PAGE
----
Japanese company to buy Oklahoma wind energy: In a sign of the increasing interconnectedness of businesses around the globe, and of the increasing interest many have in investing in green energy to offset carbon footprints, a company in Japan has agreed to become a major purchaser of energy produced by a wind farm in Oklahoma. [The Journal Record]

Education News

OKC Public Schools sees increased enrollment over last year: Oklahoma City Public Schools is 98.6% staffed and has enrollment up over last year at this time according to OKCPS Superintendent Sean McDaniel. [Oklahoma City Free Press]

The Frontier fact-checked Oklahoma’s book-banning controversy: Some news reports on book bans have lacked nuance and context, or contained factual errors. Statements by public officials sometimes repeated inaccurate information. [The Frontier]

Results of Oklahoma’s Purdue settlement beginning to take shape at OSU’s Center for Health Sciences: With Wednesday National Opioid Awareness Day, officials with OSU Center for Health Sciences say unexpected developments have changed the National Center for Wellness and Recovery’s trajectory, with research accelerating to the extent that the center could soon be involved in groundbreaking discoveries. [Tulsa World]

‘Maddening and frustrating’: UCO staff member outraged about possibility of job cuts: An email sent to University of Central Oklahoma says declining enrollment could force UCO to cut 30 faculty positions by the end of the school year. The university says UCO is facing financial challenges related to declines in enrollment, there are no decisions or current plans to eliminate faculty positions. [OKC Fox 25]

General News

Oklahoma’s water resources are plentiful, yet exhaustible: The summer of 2022 is likely a preview of things to come as climate change and a growing population in central Oklahoma and other parts of the state put additional stress on water resources, including in parts of western Oklahoma that have seen extreme drought in recent years. (Following this year’s dry summer, even swaths of eastern Oklahoma are showing “extreme drought.”) [NonDoc]

Local News

‘Unbelievably unethical’: retired Tulsa Police officer sues city for discrimination: A former major with the Tulsa Police Department has refiled a lawsuit against the city seeking at least $600,000 in damages for discrimination. She is also seeking damages for embarrassment, humiliation, and mental anguish. [Public Radio Tulsa]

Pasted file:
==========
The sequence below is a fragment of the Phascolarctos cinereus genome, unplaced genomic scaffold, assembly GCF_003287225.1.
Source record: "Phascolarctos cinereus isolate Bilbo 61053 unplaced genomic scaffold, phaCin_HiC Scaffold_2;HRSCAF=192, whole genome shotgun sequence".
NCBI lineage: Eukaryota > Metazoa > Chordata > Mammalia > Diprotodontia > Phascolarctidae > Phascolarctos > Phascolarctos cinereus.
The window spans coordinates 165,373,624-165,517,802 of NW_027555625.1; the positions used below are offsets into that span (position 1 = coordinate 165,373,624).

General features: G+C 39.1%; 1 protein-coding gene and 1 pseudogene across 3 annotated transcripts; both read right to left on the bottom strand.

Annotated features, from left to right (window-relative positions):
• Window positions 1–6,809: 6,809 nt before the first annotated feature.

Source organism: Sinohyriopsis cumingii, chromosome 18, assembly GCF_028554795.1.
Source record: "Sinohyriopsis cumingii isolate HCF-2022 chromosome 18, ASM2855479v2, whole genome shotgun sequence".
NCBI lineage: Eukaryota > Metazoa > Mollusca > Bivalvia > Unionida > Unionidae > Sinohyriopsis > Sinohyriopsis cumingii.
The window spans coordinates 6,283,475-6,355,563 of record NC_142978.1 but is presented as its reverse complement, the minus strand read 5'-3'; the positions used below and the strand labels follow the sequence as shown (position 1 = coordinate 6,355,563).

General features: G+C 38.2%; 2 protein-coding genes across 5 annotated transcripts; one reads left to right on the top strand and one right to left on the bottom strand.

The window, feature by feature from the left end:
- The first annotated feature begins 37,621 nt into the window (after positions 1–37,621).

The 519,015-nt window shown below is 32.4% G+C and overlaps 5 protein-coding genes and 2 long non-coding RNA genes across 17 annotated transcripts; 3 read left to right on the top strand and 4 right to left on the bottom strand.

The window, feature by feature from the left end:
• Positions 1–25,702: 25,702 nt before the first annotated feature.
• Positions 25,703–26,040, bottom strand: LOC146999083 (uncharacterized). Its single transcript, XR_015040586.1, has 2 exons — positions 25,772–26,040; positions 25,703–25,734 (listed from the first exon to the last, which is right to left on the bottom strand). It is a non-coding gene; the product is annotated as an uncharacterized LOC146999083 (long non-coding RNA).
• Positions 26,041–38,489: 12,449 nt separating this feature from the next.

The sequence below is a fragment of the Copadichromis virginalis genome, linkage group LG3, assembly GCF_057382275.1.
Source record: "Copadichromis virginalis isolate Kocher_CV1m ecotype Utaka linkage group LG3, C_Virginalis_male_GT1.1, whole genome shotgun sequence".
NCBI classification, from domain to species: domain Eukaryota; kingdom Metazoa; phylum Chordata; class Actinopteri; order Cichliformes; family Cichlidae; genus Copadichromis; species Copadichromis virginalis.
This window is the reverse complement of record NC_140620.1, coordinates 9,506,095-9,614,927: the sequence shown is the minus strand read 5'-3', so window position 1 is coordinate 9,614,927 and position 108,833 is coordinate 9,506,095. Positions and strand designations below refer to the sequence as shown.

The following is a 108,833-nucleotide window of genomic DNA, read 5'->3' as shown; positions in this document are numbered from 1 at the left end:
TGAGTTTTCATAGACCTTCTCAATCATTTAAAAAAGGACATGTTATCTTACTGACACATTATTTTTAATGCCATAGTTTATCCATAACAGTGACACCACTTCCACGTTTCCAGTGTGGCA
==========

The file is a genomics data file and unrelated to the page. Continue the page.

Quote of the Day

“Oklahoma’s progress on criminal justice reform changed my life. I am home with my family today because Oklahoma voters and state leaders knew something had to change. I am grateful to have a second chance to give back to my community and contribute to my family.”

– Kevin Ott, whose life without parole sentence for a drug offense was commuted in 2018. []

Number of the Day


Annual cost for housing one person in an Oklahoma correctional facility [Oklahoma Department of Corrections via the Oklahoman]

Policy Note

Turning the Page: Oklahoma’s Criminal Justice Reform Story: Since 2016 when Oklahoma had the nation’s highest incarceration rate, the state began turning the page on more than two decades of explosive jail and prison growth that was out of step with evidence-based public safety strategies. As a result of implementing a number of reform measures, Oklahoma’s criminal justice system has gotten smaller, less expensive, more fair, and more just. More work remains to be done. Even after all this progress, Oklahoma still has the third-highest overall imprisonment rate and the second-highest women’s imprisonment rate in the country. [

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Hana Saad joined OK Policy in August 2022 as the Communications and Operations Fellow. She graduated from the University of Tulsa with degrees in Media Studies and English and is part of Phi Beta Kappa, an academic honor society. At TU, Hana regularly wrote for The Collegian and was the Co-Editor of the Stylus Journal of Art and Writing. She also serves on the team at Puppy Haven Rescue to help in their mission of saving rescue dogs across Oklahoma. Hana is eager to learn more about public policy in Oklahoma and use her skills to support the OKP work to build a more equitable state. In her free time, she loves to read fiction and poetry, walk her dog, and make copious cups of tea.